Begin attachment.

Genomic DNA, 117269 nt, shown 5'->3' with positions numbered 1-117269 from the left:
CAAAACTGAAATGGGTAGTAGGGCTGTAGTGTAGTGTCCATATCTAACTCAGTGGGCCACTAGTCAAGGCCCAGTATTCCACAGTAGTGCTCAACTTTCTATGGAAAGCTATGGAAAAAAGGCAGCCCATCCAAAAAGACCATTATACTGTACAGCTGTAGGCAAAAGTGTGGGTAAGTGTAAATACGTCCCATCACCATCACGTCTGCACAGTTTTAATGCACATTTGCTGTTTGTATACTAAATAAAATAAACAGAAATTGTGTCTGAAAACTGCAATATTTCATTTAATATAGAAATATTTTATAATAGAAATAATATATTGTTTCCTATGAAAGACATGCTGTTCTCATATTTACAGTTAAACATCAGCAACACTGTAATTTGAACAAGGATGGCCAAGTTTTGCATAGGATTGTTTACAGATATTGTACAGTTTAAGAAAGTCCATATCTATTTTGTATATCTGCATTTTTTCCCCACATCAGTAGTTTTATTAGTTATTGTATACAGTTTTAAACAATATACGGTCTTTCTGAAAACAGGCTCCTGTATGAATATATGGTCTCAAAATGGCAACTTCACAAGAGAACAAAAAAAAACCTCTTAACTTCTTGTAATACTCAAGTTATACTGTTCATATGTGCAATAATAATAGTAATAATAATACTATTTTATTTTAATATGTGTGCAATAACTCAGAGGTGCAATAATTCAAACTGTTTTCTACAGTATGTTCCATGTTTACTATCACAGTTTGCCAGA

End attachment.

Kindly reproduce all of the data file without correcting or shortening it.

Genomic DNA, 117269 nt, shown 5'->3' with positions numbered 1-117269 from the left:
CAAAACTGAAATGGGTAGTAGGGCTGTAGTGTAGTGTCCATATCTAACTCAGTGGGCCACTAGTCAAGGCCCAGTATTCCACAGTAGTGCTCAACTTTCTATGGAAAGCTATGGAAAAAAGGCAGCCCATCCAAAAAGACCATTATACTGTACAGCTGTAGGCAAAAGTGTGGGTAAGTGTAAATACGTCCCATCACCATCACGTCTGCACAGTTTTAATGCACATTTGCTGTTTGTATACTAAATAAAATAAACAGAAATTGTGTCTGAAAACTGCAATATTTCATTTAATATAGAAATATTTTATAATAGAAATAATATATTGTTTCCTATGAAAGACATGCTGTTCTCATATTTACAGTTAAACATCAGCAACACTGTAATTTGAACAAGGATGGCCAAGTTTTGCATAGGATTGTTTACAGATATTGTACAGTTTAAGAAAGTCCATATCTATTTTGTATATCTGCATTTTTTCCCCACATCAGTAGTTTTATTAGTTATTGTATACAGTTTTAAACAATATACGGTCTTTCTGAAAACAGGCTCCTGTATGAATATATGGTCTCAAAATGGCAACTTCACAAGAGAACAAAAAAAAACCTCTTAACTTCTTGTAATACTCAAGTTATACTGTTCATATGTGCAATAATAATAGTAATAATAATACTATTTTATTTTAATATGTGTGCAATAACTCAGAGGTGCAATAATTCAAACTGTTTTCTACAGTATGTTCCATGTTTACTATCACAGTTTGCCAGA